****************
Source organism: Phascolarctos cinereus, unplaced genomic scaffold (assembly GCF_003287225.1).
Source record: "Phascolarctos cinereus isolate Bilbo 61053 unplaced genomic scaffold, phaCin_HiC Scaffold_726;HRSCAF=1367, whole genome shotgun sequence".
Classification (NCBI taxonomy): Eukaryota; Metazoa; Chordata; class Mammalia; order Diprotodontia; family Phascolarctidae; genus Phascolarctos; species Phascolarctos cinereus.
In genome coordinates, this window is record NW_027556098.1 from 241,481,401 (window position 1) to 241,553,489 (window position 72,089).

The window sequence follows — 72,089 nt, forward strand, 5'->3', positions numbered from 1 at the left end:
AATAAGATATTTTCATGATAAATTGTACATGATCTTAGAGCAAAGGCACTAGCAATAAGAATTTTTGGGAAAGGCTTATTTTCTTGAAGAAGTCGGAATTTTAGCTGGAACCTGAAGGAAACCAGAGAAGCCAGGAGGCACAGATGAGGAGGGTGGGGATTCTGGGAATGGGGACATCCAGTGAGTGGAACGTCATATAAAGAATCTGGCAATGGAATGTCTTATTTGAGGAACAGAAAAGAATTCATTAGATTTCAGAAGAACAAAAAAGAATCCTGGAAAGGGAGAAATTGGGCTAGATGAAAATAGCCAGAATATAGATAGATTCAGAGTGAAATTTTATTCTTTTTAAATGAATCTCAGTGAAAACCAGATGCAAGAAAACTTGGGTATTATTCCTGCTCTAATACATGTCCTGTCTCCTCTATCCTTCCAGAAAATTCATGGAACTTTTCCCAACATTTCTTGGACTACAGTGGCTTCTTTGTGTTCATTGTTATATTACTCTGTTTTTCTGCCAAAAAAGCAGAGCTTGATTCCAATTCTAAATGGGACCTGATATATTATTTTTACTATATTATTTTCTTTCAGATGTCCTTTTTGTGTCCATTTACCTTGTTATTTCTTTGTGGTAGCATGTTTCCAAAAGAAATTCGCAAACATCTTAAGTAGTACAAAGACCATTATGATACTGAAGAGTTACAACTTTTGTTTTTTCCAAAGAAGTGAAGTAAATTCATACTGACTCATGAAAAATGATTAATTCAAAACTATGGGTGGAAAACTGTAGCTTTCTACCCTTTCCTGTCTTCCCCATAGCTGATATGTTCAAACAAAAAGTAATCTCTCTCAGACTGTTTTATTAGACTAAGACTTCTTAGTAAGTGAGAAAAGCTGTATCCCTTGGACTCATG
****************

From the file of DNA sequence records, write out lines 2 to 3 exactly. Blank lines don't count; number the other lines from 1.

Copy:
Source record: "Phascolarctos cinereus isolate Bilbo 61053 unplaced genomic scaffold, phaCin_HiC Scaffold_726;HRSCAF=1367, whole genome shotgun sequence".
Classification (NCBI taxonomy): Eukaryota; Metazoa; Chordata; class Mammalia; order Diprotodontia; family Phascolarctidae; genus Phascolarctos; species Phascolarctos cinereus.